There are also rumors of video or audio tapes of the movement of documents or Trump discussing the material.
What is clear is that Trump is facing charges called “the darlings” of federal prosecutors: false statements to federal investigators and obstruction of justice.
Those charges represent a double threat.
First, the Justice Department has a long record of winning these cases.
They tend to be straightforward propositions for a jury.
They are the charges that criminal defense attorneys tend to loathe because they can come down to insular allegations that come with a ten to twenty-year potential sentence.
Second, and most seriously, these charges are secondary to the original basis for Trump removing or retaining the documents.
These are crimes that concern how Trump responded to the investigation.
The false statements charge is particularly damaging because it is a stand-alone offense.
Everything Trump has alleged can be true, but he could still be convicted if he falsified or misrepresented a fact in a discussion with the FBI.
And while there are legitimate concerns over the FBI’s past bias and hostility toward Trump, it is extremely hard to prevail on such selective prosecution claims in court.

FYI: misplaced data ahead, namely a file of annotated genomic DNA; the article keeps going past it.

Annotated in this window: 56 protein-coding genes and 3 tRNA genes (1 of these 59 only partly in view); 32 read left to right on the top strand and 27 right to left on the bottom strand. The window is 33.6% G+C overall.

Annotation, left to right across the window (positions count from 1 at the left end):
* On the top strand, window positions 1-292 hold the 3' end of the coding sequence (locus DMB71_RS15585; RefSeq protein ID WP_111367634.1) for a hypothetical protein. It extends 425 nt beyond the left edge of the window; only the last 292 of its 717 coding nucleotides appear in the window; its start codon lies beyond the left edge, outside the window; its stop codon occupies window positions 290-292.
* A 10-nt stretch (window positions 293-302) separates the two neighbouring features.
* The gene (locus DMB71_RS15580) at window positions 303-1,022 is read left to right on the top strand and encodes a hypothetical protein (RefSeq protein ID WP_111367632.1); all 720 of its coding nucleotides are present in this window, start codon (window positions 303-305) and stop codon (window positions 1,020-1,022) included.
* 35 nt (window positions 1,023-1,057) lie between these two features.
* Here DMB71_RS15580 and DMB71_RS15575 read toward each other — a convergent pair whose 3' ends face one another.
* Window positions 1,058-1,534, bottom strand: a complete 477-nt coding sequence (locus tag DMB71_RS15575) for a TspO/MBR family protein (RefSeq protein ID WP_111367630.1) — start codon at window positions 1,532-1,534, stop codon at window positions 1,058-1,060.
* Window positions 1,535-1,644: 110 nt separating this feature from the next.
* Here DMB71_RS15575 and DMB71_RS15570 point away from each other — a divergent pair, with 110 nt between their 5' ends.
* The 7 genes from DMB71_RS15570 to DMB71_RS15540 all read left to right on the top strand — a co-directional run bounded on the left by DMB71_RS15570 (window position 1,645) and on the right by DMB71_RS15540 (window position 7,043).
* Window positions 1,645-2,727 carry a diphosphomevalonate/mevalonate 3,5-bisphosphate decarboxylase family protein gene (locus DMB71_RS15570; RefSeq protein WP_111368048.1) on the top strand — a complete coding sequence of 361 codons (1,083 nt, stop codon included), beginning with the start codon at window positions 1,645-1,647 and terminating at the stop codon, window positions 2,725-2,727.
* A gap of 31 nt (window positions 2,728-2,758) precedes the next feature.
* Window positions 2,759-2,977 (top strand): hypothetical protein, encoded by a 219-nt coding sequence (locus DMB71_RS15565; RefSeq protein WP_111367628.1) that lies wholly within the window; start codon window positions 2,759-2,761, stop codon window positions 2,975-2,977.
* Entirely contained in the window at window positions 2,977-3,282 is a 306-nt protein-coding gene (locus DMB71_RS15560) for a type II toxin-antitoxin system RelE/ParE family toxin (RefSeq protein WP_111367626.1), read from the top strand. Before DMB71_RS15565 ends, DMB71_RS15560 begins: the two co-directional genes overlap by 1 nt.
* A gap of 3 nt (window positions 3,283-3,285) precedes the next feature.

Courts tend not to delve into the motivation of prosecutors if they have stated an otherwise valid legal and factual basis for charges.
Even if a court did entertain selective prosecution claims, it would not excuse false statements or obstruction charges.
The Trump team will not be the only ones uneasy in anticipation of these details.
The inclusion of mishandling charges is likely a concern for the Biden legal team.
After all, Biden is accused of repeatedly moving classified material to different locations, including his garage.
Some documents have reportedly been traced to removal from a secure location while Biden was still a senator over a decade ago.
If the indictment charges the possession and mishandling crimes, it could make it more difficult for his own special counsel to avoid charging Biden.
On the other hand, if the charges are crafted to avoid those crimes, there will be a concern over prosecutors seeking to nail President Trump but miss President Biden.
The Justice Department can argue that Biden did not claim that he had a right to take the documents and did not knowingly, stubbornly hold on to the documents after they were demanded.
While Biden’s account seems implausible on some points, the Justice Department could distinguish the cases as a matter of intentional versus negligent conduct.
In the end, whatever is found in this indictment is not likely to change many minds about Donald Trump or Joe Biden.
However, the credibility of the Justice Department is on the line.
The Special Counsel should not have taken this historic action without an overwhelming case.
We will all, therefore, be waiting to see if the indictment contains the type of “Aha” revelations that would justify this action.
Indicting a former president and the leading candidate for the presidency should not be a close call.
Jonathan Turley is an attorney and a professor at George Washington University Law School.